Accessibility: Like security, it’s something we all own.

We all care about security - for legal and because it's all our responsibility. Accessibility is also a responsibility and carries as many benefits to website management if taken on as a business critical function.

Mentor working with young person with a disabilityWe’ve posted a few times about how accessibility for websites is changing with the new WCAG 2.1 standards. Overall, there are 17 new standards to comply with, as well as ensuring that website CMS (and forms) templates continue to comply with the standards.

These standards are specifically important to Public Sector, Higher Education and not for profit organisations in Europe, US and Australia as there are laws that govern web accessibility - as well as this being the right thing to do.

However, the truth is - we are never done with accessibility compliance and C-Level leaders and business managers often need to help and support understand this.  In this lies a challenge! How do we get ‘budget’ for accessibility compliance?

Well, we need to look at accessibility compliance differently inside a business.  For example, is security seen as a single investment or as a continuous investment? Both accessibility compliance and security compliance have a lot in common:

  • Carry legal obligation
  • Require continuous investment in compliance knowledge
  • Often require technical investments
  • Need to be reviewed regularly

Many of our users and clients have asked about how we support changes to these standards on their behalf. Understandably, there is an expectation that we will take care of ‘everything’.  However, it’s important to draw a distinction between how we support accessibility on JADU software and how clients and agency services (including Spacecraft) manage changes in accessibility compliance.

Essentially, JADU supports the underlying software to make sure we output accessible content. Website owners (our users) own the templates on the front end (the website templates) as well as ensuring that content authors comply to standards.  For example, by avoiding the use of things like ‘click here’.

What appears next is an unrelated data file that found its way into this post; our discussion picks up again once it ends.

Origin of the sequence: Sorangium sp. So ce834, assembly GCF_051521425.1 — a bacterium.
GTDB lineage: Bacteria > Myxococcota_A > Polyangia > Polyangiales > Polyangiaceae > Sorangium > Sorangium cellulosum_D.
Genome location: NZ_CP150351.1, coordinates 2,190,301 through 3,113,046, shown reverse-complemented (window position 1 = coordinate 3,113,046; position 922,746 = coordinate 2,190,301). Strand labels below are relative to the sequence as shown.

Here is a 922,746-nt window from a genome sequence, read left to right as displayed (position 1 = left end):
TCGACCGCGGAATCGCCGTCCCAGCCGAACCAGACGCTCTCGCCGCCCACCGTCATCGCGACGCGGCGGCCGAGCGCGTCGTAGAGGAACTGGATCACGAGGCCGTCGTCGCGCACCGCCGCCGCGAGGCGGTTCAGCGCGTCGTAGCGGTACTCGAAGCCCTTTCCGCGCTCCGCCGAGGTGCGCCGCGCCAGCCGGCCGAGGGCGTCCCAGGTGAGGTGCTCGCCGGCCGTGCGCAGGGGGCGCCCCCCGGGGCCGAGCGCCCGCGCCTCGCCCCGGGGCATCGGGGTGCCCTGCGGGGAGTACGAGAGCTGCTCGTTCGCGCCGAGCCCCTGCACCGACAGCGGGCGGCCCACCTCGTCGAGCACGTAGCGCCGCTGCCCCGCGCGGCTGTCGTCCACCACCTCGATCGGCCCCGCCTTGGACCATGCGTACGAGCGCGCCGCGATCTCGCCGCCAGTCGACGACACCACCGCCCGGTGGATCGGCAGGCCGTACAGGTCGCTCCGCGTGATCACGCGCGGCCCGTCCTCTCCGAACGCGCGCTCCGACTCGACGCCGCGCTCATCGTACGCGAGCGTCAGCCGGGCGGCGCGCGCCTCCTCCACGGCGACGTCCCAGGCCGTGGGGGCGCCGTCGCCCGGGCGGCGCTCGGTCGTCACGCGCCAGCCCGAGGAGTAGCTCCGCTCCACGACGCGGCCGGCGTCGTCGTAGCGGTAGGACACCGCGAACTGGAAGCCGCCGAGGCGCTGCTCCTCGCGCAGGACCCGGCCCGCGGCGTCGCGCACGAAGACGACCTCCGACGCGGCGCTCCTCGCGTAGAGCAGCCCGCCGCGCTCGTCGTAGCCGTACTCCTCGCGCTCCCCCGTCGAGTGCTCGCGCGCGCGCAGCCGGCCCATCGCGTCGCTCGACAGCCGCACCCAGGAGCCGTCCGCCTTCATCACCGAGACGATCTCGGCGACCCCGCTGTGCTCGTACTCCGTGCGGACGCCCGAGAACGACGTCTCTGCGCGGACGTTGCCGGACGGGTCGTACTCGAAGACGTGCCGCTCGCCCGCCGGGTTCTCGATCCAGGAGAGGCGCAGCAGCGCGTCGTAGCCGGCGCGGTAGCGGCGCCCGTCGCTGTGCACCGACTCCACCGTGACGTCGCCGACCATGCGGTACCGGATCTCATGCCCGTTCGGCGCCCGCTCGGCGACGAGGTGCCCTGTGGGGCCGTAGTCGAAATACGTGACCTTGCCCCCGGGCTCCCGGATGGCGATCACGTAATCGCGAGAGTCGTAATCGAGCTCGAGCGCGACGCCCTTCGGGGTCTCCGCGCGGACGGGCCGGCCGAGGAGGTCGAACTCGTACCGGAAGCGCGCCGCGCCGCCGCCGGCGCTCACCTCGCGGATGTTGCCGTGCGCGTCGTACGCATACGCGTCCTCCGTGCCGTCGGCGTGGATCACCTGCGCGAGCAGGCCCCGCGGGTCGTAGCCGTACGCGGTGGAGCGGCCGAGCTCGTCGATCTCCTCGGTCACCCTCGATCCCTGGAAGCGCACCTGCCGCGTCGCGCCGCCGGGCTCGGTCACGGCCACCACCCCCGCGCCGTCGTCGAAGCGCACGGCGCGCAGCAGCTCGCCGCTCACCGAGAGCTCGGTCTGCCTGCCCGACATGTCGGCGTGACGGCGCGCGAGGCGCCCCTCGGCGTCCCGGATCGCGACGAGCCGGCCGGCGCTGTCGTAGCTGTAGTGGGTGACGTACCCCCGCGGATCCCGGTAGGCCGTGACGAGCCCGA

What we do:

  • JADU maintains the CMS and Forms software to ensure it continues to output accessible content. We’ve recently integrated with third-party testing tools, like Sitemorse and developed an entirely new template technology called Photon, which significantly increases maintainability and compliance to standards by passing control to clients and their developer teams.
  • Spacecraft (or your third-party agency) builds and tests using the latest available standards. Once launched, at which point clients own their templates, Spacecraft supports clients by offering training and skills in accessibility. Spacecraft also provides accessibility audits, as do many great accessibility specialists.
  • Spacecraft offers a Platinum Support package for teams that run the Jadu Platform but perhaps don’t have or have limited internal developers. This package includes a number of pre-allocated days that can be used for accessible template maintenance.

What can you do?

  • Get your current site (regardless of underlying technology) audited
  • Regularly use tools to check compliance
  • Instil a culture of continuous testing and improvement
  • Ensure content is accessible

One major issue we see websites failing on is content. The Jadu CMS has baked in features to aid and guide website owners but, as with any software system, we cannot control what the content author uploads. So, just like how you wouldn’t have your security managed by someone without relevant knowledge, you must not have your front end content managed by a staff member without accessibility knowledge.

In summary:

As part of our long term investment as a business, we make sure our teams at Jadu and in Spacecraft have access to training and skills, as well as technology. We’ve recently re-committed to this by making it one of five business priorities.

Much like security compliance, we all have a responsibility to ensure we keep our websites complying with accessibility standards. It’s a continuous, and more importantly, a virtuous process that has business benefits for all users.

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